heavier putter.
Means for receiving the golf club shaft 4 comprising
an upwardly extending boss 18 into which the lower end
portion of the shaft may be ?tted and secured in con
ventional fashion.
In FIG. 4 a modi?ed form of club head 20 embodying
this invention is shown. 'In this form the upper and
lower surfaces 22 and 24 respectively are generally
straight and parallel. The club head 20 is in all other
respects identical to the club head shown in FIGS. l—3.
The undersurface 24 of the club head 20 is designed to
engage the ground in line contact as opposed to the
tangential contact of the putter shown in FIG. 1. Many
golfers will prefer this form of my invention since it
will insure uniform angular disposition of the golf club
at 11. The curved wall portions are of equal radius r
and of generally the same wall thickness as the front wall
shaft relative to the ground.
6. The club head is of symmetrical con-?guration about
have a more sensitive feel than those presently available,
but also emits a bell-like tone when a ball is struck. This
a vertical plane a bisecting the front wall 6 and the block
Not only does the putter disclosed in this application
tone is of generally pleasing character which many golf
8. The perfect symmetry of the club head, particularly
ers will ?nd psychologically advantageous, somewhat in
its front wall 6, allows for symmetrical de?ection of the
the nature of the sharp “crack” emitted by a well-hit
front wall when a ball is struck by the center of the club
face. This symmetrical con?guration insures that a ball 55 drive.
Having thus described my invention what is claimed is:
properly struck will travel in the desired direction. The
1. A golf club putter head comprising a relatively thin,
block 8 and the hitting wall 6 are both of generally the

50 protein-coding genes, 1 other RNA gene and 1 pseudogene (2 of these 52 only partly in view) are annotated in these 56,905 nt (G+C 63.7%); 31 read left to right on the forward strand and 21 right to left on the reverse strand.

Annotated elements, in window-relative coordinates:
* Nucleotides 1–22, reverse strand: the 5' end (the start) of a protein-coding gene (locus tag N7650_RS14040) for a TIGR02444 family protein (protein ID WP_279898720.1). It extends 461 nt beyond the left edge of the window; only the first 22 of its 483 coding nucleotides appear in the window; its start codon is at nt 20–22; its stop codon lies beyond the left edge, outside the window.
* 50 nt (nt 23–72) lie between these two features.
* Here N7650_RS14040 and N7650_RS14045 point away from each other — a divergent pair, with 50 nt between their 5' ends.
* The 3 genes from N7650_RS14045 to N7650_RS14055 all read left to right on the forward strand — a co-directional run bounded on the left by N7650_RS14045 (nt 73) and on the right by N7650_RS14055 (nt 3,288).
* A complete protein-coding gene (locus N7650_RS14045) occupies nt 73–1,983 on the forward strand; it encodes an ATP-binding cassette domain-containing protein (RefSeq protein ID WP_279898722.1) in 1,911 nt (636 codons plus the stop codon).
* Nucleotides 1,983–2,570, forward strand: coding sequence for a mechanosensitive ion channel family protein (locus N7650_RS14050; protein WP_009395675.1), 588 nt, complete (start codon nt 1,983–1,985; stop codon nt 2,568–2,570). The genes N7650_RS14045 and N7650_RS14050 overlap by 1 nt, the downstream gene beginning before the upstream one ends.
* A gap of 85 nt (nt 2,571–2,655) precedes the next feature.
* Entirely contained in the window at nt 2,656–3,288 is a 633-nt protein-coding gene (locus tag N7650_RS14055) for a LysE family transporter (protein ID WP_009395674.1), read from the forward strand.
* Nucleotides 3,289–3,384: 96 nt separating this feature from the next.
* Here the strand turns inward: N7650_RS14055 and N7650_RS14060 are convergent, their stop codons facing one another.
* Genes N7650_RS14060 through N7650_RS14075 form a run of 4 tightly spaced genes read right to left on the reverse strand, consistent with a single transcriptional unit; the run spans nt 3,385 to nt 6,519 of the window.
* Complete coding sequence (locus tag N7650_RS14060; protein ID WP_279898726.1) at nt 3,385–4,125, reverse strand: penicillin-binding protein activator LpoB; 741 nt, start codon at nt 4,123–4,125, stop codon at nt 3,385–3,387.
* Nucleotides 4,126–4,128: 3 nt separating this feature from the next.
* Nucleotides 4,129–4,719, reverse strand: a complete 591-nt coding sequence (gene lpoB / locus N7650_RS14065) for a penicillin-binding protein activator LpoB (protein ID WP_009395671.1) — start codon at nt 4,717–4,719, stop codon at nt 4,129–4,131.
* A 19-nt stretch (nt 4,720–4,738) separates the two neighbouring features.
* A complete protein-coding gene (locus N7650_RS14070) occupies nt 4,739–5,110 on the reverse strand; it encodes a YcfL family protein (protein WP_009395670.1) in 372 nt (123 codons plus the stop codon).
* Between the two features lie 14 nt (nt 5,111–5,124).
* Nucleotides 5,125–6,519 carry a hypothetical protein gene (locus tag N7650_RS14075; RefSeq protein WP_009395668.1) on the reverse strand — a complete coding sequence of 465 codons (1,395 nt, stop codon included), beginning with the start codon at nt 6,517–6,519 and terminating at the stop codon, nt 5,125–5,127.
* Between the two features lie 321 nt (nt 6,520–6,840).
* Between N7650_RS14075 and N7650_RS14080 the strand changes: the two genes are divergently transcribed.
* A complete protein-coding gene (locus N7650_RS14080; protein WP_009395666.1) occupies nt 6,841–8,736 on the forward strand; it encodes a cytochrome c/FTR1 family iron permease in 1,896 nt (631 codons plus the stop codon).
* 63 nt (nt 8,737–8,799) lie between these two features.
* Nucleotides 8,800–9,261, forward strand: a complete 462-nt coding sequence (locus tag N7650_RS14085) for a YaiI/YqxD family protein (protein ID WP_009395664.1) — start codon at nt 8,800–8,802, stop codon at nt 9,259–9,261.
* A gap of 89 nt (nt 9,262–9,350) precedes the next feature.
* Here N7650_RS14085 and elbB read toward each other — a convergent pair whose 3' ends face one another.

resilient, ball engaging Wall, the forward face of said
same con?guration and of integral construction. More
wall providing the striking face of said club head, a
over, the ball engaging wall 6 is of generally uniform
block, having generally the same con?guration as said
wall, disposed in spaced opposed relation to the after
Since the club head is symmetrical with respect to the
surface of said ball engaging wall, said block and ball
plane of symmetry a and since the ball engaging wall
engaging wall being of integral construction, said wall
6 is resilient and of uniform thickness from end to end,
the ?exure of the hitting wall in striking a ball is uni 65 having curved outer end portions of equal radius extend
ing to the outer ends of said block, said outer end portions
formly distributed over the hitting wall and uniformly
being coextensive with the outer ends of said block, said
transmitted to the block portion 8. This results in a
wall being of ‘generally uniform thickness, said block
reaction of the hitting wall which is imparted to the ball
being provided with means for receiving a golf club shaft
to project it accurately along a desired line of travel. It
can be readily apreciated that a manufacturer may pro 70 inwardly of the curved end walls, the plane of symmetry
of the club head, including said wall and block, being
duce a plurality of types of putter heads such as de
de?ned by a vertical plane normal to and bisecting said
scribed, having varying degrees of resilience by varying
front wall.
2. A golf club head as set forth in
the upper and lower surfaces of both
Wall and the block are of opposite
enabling varying tangential contact of
claim 1 in which
the ball engaging
convex curvature
the lower surface
of the club head With the ground.
great grim?“ ---------------- ,
References Cited in the ?le of this patent
Jennings ____________ __ Dec. 10, 1895 10
Clark _______________ __ Dec.
Fitzjohn et a1 _________ __ Dec.
Swanson ____________ __ Mar.
MacClain ____________ __ Dec.
________________ __
Great Britain ________________ __ 1907
Great Britain ________________ _._ 1932